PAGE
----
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Research Offers Clues to Dementia With Language Loss
In this rarer form of brain illness, protein plaques appear to clump more prominently in certain areas
-- Robert Preidt
SUNDAY, March 13, 2016 (HealthDay News) -- Toxic buildup of a protein in the brain's language centers may help drive a rare form of dementia that causes people to lose their ability to use language, a new study finds.
Researchers at Northwestern University in Chicago used high-tech imaging to track the buildup of amyloid protein in the brains of people with the language-loss dementia, called primary progressive aphasia (PPA).
They compared those findings to amyloid buildup in the brains of people with memory loss related to Alzheimer's disease.
Both illnesses are strongly linked to an accumulation of amyloid protein in the brain, the researchers noted.
Patients with PPA had more amyloid in the left side of the brain, where language processing occurs, than on the right side of the brain, the researchers reported recently in the Annals of Neurology.
On the other hand, patients with Alzheimer's-related memory loss had equal amounts of amyloid on both sides of the brain.
"By understanding where these proteins accumulate first and over time, we can better understand the course of the disease and where to target treatment," lead investigator Emily Rogalski said in a university news release.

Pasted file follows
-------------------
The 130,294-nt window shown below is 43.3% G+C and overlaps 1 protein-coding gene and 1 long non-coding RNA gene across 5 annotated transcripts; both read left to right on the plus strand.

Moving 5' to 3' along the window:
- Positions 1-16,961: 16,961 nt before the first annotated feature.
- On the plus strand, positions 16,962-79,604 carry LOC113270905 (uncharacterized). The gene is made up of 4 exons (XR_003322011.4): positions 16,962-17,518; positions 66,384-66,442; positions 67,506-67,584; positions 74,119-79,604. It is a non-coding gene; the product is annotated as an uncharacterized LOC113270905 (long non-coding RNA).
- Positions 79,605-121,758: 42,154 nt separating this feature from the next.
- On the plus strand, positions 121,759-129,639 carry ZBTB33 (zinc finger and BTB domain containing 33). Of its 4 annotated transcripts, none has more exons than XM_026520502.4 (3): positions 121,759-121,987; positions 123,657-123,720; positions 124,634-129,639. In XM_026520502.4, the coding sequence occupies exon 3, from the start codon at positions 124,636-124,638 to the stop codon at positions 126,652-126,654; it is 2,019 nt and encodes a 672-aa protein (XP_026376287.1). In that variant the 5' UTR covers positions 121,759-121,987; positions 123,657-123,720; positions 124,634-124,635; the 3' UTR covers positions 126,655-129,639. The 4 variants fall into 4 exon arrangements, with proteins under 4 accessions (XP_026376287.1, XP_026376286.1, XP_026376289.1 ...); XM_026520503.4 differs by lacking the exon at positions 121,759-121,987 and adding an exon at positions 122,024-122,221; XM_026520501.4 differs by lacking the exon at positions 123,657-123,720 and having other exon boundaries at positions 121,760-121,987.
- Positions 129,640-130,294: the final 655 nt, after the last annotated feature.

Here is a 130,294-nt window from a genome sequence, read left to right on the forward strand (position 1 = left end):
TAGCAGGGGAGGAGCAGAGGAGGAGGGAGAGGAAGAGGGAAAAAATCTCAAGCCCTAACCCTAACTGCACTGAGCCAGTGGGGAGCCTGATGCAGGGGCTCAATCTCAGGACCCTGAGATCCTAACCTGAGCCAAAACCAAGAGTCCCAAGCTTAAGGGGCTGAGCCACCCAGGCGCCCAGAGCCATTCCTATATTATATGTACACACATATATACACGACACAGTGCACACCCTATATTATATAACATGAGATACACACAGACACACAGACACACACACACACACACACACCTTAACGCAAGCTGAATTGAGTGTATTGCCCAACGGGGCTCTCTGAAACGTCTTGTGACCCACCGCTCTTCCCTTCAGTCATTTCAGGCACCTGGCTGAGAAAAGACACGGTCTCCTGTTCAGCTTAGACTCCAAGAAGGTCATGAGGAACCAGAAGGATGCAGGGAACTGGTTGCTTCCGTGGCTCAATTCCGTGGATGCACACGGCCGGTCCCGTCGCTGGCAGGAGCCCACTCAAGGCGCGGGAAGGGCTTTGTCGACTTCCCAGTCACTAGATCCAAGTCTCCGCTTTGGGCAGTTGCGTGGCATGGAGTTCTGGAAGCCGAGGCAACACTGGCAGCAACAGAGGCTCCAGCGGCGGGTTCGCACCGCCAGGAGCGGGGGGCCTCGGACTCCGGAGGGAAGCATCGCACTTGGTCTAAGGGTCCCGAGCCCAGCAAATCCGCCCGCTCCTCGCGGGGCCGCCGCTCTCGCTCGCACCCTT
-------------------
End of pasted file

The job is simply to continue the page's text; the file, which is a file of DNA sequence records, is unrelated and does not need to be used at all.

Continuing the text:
"It is important to determine what Alzheimer's looks like in PPA, because if it's caused by something else, there is no sense in giving a patient an Alzheimer's related drug, because it would be ineffective," said Rogalski. She is research associate professor at Northwestern's Cognitive Neurology and Alzheimer's Disease Center.
Previously, amyloid buildup in the brain could be detected, and a diagnosis of Alzheimer's disease made, only after a person died. The new technology used in this study is called Amyloid PET Imaging. It enables researchers to track amyloid accumulation over time.
"This new technology is very exciting for Alzheimer's research," study first author Adam Martersteck, a graduate student in Northwestern's neuroscience program, said.
"Not only can we tell if a person is likely or unlikely to have Alzheimer's disease causing their PPA, but we can see where it is in the brain. By understanding what the brain looks like in the beginning stages of Alzheimer's, we hope to be able to diagnose people earlier and with better accuracy," he explained.
The National Aphasia Association has more about primary progressive aphasia.
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